At Scoliosis 3DC when evaluating scoliosis, chest expansion is one measure we use to create a baseline in order to track and monitor progress. This is because respiratory deficits associated with thoracic scoliosis can occur as a secondary response to decreased rib mobility. A maligned thorax in three planes -sagittal, frontal (coronal) and transverse (rotational) – is responsible.
Normally, during inhalation the diaphragm contracts and flattens allowing for increased air volume into the lungs. Due to the three-dimensional deformity of scoliosis, the mechanical process of breathing may be impaired because of skeletal alignment and muscular imbalances.
The goal of Schroth exercises and breathing is to rehabilitate this process by helping to restore proper function and improve rib mobility via Schroth’s unilateral rotational breathing.
Evaluating for chest expansion is fairly simple. Chest expansion is measured with a cloth measuring tape¹(see article below for reliability) while a patient is standing. The patient exhales completely and chest circumference is noted. This is followed by complete inhalation, again making note of chest circumference. We measure three times consecutively and calculate the average.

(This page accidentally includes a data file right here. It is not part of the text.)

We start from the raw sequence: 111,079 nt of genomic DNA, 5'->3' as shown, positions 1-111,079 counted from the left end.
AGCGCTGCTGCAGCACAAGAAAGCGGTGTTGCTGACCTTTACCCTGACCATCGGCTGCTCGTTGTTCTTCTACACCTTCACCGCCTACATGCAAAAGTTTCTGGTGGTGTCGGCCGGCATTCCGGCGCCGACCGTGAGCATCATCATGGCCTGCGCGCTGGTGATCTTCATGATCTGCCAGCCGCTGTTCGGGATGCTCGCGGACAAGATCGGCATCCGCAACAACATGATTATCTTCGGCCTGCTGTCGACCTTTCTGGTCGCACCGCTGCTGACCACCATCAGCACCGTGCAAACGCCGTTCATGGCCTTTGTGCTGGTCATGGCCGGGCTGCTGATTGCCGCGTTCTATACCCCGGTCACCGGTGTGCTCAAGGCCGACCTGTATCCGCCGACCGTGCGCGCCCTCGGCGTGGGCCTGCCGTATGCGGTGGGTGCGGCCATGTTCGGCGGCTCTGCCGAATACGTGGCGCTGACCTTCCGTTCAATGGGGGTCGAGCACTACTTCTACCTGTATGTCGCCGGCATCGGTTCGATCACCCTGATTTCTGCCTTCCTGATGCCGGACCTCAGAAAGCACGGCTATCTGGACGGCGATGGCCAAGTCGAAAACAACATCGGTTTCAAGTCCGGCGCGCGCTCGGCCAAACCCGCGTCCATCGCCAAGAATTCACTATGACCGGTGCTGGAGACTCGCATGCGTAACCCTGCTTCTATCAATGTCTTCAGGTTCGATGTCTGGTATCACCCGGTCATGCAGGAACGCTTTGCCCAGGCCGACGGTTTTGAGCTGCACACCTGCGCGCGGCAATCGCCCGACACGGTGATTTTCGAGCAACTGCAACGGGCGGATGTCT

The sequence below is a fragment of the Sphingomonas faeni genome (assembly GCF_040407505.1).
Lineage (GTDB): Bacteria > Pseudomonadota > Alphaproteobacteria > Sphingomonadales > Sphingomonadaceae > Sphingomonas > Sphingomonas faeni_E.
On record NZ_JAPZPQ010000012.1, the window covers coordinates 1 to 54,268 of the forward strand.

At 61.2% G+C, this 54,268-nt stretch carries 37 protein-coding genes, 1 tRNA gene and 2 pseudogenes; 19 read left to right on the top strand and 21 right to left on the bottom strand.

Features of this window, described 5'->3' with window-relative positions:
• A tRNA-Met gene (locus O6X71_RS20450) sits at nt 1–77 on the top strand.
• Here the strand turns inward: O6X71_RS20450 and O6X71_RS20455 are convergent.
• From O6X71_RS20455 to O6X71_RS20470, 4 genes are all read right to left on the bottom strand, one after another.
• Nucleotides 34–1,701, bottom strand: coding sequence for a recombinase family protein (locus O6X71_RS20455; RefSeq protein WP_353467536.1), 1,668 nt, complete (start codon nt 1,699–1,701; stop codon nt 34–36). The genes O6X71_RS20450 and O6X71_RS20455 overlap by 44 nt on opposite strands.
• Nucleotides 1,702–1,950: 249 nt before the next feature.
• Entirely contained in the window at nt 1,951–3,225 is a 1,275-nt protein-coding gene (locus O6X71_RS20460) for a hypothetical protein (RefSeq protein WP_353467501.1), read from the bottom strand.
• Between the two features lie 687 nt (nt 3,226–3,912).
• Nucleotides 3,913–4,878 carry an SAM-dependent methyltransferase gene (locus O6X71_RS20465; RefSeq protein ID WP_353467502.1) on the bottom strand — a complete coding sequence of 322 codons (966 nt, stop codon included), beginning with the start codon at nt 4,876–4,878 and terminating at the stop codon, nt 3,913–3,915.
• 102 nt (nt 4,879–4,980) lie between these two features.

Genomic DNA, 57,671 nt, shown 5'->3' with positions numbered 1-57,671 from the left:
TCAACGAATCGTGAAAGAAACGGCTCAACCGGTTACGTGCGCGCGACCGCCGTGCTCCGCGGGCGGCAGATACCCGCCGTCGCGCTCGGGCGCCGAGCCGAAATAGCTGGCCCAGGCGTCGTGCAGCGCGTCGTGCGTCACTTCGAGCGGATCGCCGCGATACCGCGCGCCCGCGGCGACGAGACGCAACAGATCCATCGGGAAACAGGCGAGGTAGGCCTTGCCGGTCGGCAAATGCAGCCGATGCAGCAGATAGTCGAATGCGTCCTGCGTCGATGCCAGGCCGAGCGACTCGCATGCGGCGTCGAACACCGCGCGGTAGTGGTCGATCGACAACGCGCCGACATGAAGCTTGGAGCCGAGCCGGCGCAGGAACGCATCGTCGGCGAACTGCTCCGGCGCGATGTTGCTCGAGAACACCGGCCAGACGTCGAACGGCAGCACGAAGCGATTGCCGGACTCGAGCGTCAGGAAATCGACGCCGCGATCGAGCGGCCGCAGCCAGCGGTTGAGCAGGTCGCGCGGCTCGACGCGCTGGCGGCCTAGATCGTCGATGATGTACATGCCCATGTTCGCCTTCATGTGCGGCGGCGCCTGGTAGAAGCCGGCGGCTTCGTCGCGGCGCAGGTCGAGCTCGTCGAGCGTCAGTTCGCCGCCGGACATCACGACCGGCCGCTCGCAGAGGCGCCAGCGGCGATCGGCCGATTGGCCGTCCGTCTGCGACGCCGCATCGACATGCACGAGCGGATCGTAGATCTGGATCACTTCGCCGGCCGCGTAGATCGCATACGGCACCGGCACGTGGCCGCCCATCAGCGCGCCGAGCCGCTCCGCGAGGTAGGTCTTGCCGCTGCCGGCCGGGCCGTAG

Interestingly, if a patient is asked to lean into their curve there is a noticeable difference in chest expansion and lung capacity, approximately a 20% decrease -as documented in our office.
Why is this important? Chest expansion can improve secondarily to rib mobility improvement and as both improve, lung capacity (the amount of air taken into and out of the lungs with one breath) improves.
After training, we remeasure the patient noting changes and the relationship between chest expansion and lung capacity. Typically, findings show about a 15% improvement in chest expansion and lung capacity in adolescents and adults with thoracic scoliosis, in 2 to 4 weeks time. Understandably, thoracolumbar/lumbar scoliosis patients typically show less improvement since the apex of the curve is not located in the thoracic spine.
Evaluating scoliosis periodically via chest expansion, spirometry and scoliometer helps us to monitor patients’ progress without the need for excessive x-rays. As patients see improvements, it helps stimulate motivation and reinforce commitment to their Schroth Best Practice scoliosis exercise program.